• Tibialis posterior insertion and apophysis in adolescents
  • FHL and sheath
  • Abductor hallucis
  • Deltoid and spring ligaments
  • Posterior tibial nerve in tarsal tunnel (is associated with neural symptoms such as tingling)
  • Bone: medial malleolus


  • Lateral ligaments of the ankle
  • Sinus tarsi
  • Peroneal tendinopathy or tenosynovitis associated with subluxation
  • Cubometatarsal joint
  • Peroneus brevis insertion/apophysis of base of 5th metatarsal in adolescents or after ankle sprain

Deep, vague pain

  • Subtalar joint
  • Bone pain: calcaneus, talus, navicular

FHL, flexor hallucis longus

Sources of pain by site

Differential diagnosis is complex, as there may be pain from more than one structure. The site of pain may be a guide to the structures involved (Table 1) and there are several key clinical history questions that will guide the clinician to the likely source of pain (Table 2). The most important questions to ask are ‘Where is your pain? When did it start and what were you doing when it started?’ Mechanical causes of heel pain are often brought on by a change in activity or a change in shoes. A specific incident or trauma to the region will guide further questioning around the forces and potential sources of pain.

Table 2. Subjective assessment questions to direct clinical reasoning


Common responses

Diagnoses to consider



Common: Sever’s disease (calcaneal apophysitis)
Uncommon: calcaneal stress or tumour


Common: Achilles insertion tendinopathy, plantar fascia pain


Common: tibialis posterior tendinopathy and lengthening

What aggravates the pain?

Mechanical causes (eg walking, running)

Insertional Achilles tendinopathy (note, a warm-up phenomenon with activity is reported)
Pain that increases with activity may indicate:

  • involvement of sheath (paratendinitis)
  • bone (stress reaction or stress fracture)
  • sinus tarsi or neural sources (including tarsal tunnel); prolonged standing can irritate tarsal tunnel.


Pain at rest should be questioned further in terms of positioning and neural symptoms
Tendon pain at rest is uncommon but pain on rising after sitting is a hallmark sign of tendinopathy

Was the onset of pain associated with an incident?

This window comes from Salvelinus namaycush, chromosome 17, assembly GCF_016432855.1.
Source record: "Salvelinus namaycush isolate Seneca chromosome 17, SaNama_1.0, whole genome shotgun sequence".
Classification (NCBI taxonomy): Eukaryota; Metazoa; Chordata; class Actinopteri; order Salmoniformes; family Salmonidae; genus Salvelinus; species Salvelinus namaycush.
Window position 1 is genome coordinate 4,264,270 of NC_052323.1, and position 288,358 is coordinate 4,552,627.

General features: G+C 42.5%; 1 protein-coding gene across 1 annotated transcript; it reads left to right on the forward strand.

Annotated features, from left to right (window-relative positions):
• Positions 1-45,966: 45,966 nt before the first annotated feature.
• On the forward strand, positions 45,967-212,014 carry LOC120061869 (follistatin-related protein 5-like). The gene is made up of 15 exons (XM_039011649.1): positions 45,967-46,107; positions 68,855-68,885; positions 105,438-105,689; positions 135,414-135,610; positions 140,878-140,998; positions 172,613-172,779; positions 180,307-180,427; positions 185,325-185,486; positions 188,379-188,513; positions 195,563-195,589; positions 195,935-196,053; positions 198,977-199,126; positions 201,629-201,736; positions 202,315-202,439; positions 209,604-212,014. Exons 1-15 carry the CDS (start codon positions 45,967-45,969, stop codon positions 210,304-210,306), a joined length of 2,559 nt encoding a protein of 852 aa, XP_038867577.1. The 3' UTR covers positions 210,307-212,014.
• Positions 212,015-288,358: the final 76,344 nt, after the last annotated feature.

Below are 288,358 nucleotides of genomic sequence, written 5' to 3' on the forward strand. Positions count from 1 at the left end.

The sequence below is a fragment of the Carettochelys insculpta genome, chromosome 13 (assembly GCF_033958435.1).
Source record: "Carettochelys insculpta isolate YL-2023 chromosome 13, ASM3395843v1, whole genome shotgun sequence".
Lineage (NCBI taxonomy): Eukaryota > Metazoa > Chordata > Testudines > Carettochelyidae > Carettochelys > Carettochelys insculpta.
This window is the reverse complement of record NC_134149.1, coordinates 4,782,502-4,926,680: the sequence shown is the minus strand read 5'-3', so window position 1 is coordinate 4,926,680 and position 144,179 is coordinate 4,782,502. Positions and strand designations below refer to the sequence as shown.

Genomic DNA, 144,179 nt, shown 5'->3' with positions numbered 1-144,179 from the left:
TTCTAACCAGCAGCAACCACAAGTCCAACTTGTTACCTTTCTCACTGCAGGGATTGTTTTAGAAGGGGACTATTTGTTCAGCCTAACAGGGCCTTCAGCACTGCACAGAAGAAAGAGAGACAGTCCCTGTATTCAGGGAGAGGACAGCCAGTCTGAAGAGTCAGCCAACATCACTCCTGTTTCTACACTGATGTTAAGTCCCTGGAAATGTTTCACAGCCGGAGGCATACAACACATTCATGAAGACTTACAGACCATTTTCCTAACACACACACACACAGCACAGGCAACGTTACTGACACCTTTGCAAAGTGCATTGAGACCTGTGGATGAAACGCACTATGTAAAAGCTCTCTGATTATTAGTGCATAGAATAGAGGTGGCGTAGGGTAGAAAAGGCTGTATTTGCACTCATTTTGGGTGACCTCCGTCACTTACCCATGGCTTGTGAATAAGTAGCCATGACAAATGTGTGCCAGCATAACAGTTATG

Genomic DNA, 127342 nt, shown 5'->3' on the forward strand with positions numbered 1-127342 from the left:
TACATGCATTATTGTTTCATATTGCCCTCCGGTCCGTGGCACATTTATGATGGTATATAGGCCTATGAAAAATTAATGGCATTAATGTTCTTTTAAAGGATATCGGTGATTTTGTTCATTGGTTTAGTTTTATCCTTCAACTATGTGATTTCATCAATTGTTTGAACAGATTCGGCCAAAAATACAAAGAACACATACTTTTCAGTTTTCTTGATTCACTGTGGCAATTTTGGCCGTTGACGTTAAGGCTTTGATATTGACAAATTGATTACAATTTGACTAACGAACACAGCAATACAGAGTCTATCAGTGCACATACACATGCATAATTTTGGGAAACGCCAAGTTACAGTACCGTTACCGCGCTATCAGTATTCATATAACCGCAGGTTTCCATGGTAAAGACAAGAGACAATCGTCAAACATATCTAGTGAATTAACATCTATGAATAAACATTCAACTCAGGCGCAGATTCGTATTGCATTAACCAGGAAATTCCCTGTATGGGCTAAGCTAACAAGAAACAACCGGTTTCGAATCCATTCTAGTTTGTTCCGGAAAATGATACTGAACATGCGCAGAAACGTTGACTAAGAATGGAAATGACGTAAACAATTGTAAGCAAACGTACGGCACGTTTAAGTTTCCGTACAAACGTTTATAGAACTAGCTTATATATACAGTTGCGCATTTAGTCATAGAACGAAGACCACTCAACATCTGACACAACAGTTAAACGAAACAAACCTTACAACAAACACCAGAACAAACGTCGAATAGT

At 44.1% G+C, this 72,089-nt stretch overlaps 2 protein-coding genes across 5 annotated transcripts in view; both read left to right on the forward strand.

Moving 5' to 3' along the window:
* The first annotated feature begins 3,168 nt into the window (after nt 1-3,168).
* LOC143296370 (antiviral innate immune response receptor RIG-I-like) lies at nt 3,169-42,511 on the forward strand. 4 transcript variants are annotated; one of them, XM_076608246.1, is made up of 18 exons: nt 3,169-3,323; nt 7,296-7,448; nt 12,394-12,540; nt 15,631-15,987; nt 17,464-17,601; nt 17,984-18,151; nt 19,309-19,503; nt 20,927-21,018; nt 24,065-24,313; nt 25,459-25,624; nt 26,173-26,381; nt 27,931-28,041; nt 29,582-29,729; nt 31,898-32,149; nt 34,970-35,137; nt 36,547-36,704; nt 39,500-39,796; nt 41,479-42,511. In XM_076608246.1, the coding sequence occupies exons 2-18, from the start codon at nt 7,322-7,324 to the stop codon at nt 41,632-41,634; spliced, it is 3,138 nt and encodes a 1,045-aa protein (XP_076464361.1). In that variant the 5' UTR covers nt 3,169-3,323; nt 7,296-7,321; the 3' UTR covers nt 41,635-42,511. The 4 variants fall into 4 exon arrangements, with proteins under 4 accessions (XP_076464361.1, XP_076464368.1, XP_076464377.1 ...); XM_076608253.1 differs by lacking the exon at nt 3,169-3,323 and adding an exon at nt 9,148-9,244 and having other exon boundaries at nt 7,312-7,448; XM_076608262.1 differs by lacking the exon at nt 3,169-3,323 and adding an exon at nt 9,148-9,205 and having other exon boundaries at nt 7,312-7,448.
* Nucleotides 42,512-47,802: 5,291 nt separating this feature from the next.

Yes: change to weight-bearing load
(eg running or footwear)

Achilles tendinopathy
Calcaneal bone stress


Consider arthritic causes

Pain behaviour

Morning pain and stiffness

Achilles tendinopathy, FHL tenosynovitis, plantar fascia pain
Long time to warm up (>60 minutes): consider rheumatological cause

Night pain

Bone stress (eg calcaneal stress or more sinister causes)

General health questions and red flags

Night pain
Other flags such as loss of weight, night sweats, joint pain and swelling

Consider non-musculoskeletal cause and include rheumatoid arthritis, gout, spondyarthopathies, infection

Past injury

Repeated ankle sprains can commonly cause posterior impingement and sinus tarsi syndromes


Cramping (calf and feet)

Vascular claudication
Can be an early indicator of bone stress

Neural symptoms

Sharp pain, burning, ‘pins and needles’ or numbness indicate neural involvement (eg tarsal tunnel syndrome (posterior tibial nerve and branches) present with symptoms in posteromedial ankle and heel and may extend to distal sole and toes)

Following a thorough history taking, the potential sources of pain are identified and further objective assessment conducted to confirm the diagnosis (Table 3). Although some diagnoses are uncommon, they are important to recognise. Examples of these diagnoses include Achilles tendon rupture, which can be recent or chronic and presents with pain due to blood pooling distal to rupture, progressive tibialis posterior lengthening, seronegative arthropathies presenting as Achilles insertional tendinopathy, stress fractures, osteoid osteoma and tarsal coalition.

Heel2 Heel3 Heel4
Figure 2. Simmonds’ calf squeeze
With the foot relaxed squeezing the calf should elicit plantar flexion of the foot with an intact Achilles tendon
Figure 3. Posterior impingement test
Firm and slow compression of the calcaneus into the tibia will cause symptoms
Figure 4. FHL test
Active or resisted plantarflexion of the great toe in full ankle plantarflexion will provoke crepitus and possible pain


Table 3. Objective assessment

Site/type of pain

Common sources of pain


Skin – colour, bruising, swelling, abrasions, rashes, Achilles tendon swelling / thickening or obvious deformity,
muscle wasting

Functional – walking

Limping, avoiding joint movement or loading

Calf raise – double or single

Should be capable of lifting body weight on each leg at least 10 times. Inability to do this consider Achilles tendon rupture or tibialis posterior tear


The sural nerve can be easily palpated lateral to the Achilles tendon with the ankle in dorsiflexion
Sinus tarsi pain can indicate local and subtalar joint synovitis
Plantar fascia attachment on the medial process of the calcaneal tuberosity
Tibialis posterior and FHL tendons posteromedial to medial malleolus
Apophyses such as calcaneal, navicular, base of 5th metatarsal

  • Note the Achilles tendon squeeze can be painful when the tendon is not the source of heel pain and is a poor diagnostic test

Sites of bone stress: calcaneal squeeze for calcaneus, dorsal navicular and talar neck

Muscle strength

Resisted inversion in plantarflexion for tibialis posterior

Resisted eversion for peroneals. Observe peroneal tendon does not sublux around lateral malleolus

Other – special tests

Specific tests such as the Simmonds’ calf squeeze test for suspected Achilles tendon rupture (Figure 2)